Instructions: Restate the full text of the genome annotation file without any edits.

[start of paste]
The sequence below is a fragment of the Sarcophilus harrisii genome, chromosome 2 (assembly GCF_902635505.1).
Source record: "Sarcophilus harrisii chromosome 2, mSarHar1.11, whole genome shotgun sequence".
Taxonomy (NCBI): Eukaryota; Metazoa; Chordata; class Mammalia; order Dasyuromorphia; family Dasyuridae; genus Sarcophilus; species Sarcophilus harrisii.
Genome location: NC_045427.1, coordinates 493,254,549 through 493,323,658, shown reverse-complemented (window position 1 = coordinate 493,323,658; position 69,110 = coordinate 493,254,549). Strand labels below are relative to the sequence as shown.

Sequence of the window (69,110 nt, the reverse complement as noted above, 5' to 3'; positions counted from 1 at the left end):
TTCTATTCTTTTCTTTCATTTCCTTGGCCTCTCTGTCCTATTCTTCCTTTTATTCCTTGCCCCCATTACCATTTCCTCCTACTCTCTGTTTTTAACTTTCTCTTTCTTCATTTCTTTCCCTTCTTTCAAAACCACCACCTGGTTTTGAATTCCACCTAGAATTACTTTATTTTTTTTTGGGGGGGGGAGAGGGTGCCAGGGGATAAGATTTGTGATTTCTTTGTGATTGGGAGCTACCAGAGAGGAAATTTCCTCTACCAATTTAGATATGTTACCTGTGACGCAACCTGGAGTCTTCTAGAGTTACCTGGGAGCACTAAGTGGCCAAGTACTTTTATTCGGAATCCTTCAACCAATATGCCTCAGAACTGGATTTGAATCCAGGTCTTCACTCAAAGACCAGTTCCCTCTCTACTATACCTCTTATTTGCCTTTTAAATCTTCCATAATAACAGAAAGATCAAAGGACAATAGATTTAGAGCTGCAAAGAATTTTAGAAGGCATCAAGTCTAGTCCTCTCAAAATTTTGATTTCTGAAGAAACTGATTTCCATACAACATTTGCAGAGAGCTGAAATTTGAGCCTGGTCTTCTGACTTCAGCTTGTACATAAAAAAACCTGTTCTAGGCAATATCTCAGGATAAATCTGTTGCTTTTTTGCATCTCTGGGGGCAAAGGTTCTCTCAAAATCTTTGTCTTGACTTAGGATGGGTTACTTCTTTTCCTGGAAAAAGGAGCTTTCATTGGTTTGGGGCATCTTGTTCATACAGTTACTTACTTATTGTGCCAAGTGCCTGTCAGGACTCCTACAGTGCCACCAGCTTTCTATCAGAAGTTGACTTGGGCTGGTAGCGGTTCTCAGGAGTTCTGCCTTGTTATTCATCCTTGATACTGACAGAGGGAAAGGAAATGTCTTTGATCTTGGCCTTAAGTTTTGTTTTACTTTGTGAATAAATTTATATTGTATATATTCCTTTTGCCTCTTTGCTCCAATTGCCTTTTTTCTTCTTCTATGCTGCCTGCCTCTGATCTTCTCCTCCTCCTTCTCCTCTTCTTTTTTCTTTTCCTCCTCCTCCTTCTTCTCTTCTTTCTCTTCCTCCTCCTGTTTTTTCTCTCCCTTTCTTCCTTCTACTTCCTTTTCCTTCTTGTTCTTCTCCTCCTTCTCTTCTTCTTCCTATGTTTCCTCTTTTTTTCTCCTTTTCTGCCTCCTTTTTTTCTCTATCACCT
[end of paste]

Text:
The sequence below is a fragment of the Sarcophilus harrisii genome, chromosome 2 (assembly GCF_902635505.1).
Source record: "Sarcophilus harrisii chromosome 2, mSarHar1.11, whole genome shotgun sequence".
Taxonomy (NCBI): Eukaryota; Metazoa; Chordata; class Mammalia; order Dasyuromorphia; family Dasyuridae; genus Sarcophilus; species Sarcophilus harrisii.
Genome location: NC_045427.1, coordinates 493,254,549 through 493,323,658, shown reverse-complemented (window position 1 = coordinate 493,323,658; position 69,110 = coordinate 493,254,549). Strand labels below are relative to the sequence as shown.

Sequence of the window (69,110 nt, the reverse complement as noted above, 5' to 3'; positions counted from 1 at the left end):
TTCTATTCTTTTCTTTCATTTCCTTGGCCTCTCTGTCCTATTCTTCCTTTTATTCCTTGCCCCCATTACCATTTCCTCCTACTCTCTGTTTTTAACTTTCTCTTTCTTCATTTCTTTCCCTTCTTTCAAAACCACCACCTGGTTTTGAATTCCACCTAGAATTACTTTATTTTTTTTTGGGGGGGGGAGAGGGTGCCAGGGGATAAGATTTGTGATTTCTTTGTGATTGGGAGCTACCAGAGAGGAAATTTCCTCTACCAATTTAGATATGTTACCTGTGACGCAACCTGGAGTCTTCTAGAGTTACCTGGGAGCACTAAGTGGCCAAGTACTTTTATTCGGAATCCTTCAACCAATATGCCTCAGAACTGGATTTGAATCCAGGTCTTCACTCAAAGACCAGTTCCCTCTCTACTATACCTCTTATTTGCCTTTTAAATCTTCCATAATAACAGAAAGATCAAAGGACAATAGATTTAGAGCTGCAAAGAATTTTAGAAGGCATCAAGTCTAGTCCTCTCAAAATTTTGATTTCTGAAGAAACTGATTTCCATACAACATTTGCAGAGAGCTGAAATTTGAGCCTGGTCTTCTGACTTCAGCTTGTACATAAAAAAACCTGTTCTAGGCAATATCTCAGGATAAATCTGTTGCTTTTTTGCATCTCTGGGGGCAAAGGTTCTCTCAAAATCTTTGTCTTGACTTAGGATGGGTTACTTCTTTTCCTGGAAAAAGGAGCTTTCATTGGTTTGGGGCATCTTGTTCATACAGTTACTTACTTATTGTGCCAAGTGCCTGTCAGGACTCCTACAGTGCCACCAGCTTTCTATCAGAAGTTGACTTGGGCTGGTAGCGGTTCTCAGGAGTTCTGCCTTGTTATTCATCCTTGATACTGACAGAGGGAAAGGAAATGTCTTTGATCTTGGCCTTAAGTTTTGTTTTACTTTGTGAATAAATTTATATTGTATATATTCCTTTTGCCTCTTTGCTCCAATTGCCTTTTTTCTTCTTCTATGCTGCCTGCCTCTGATCTTCTCCTCCTCCTTCTCCTCTTCTTTTTTCTTTTCCTCCTCCTCCTTCTTCTCTTCTTTCTCTTCCTCCTCCTGTTTTTTCTCTCCCTTTCTTCCTTCTACTTCCTTTTCCTTCTTGTTCTTCTCCTCCTTCTCTTCTTCTTCCTATGTTTCCTCTTTTTTTCTCCTTTTCTGCCTCCTTTTTTTCTCTATCACCT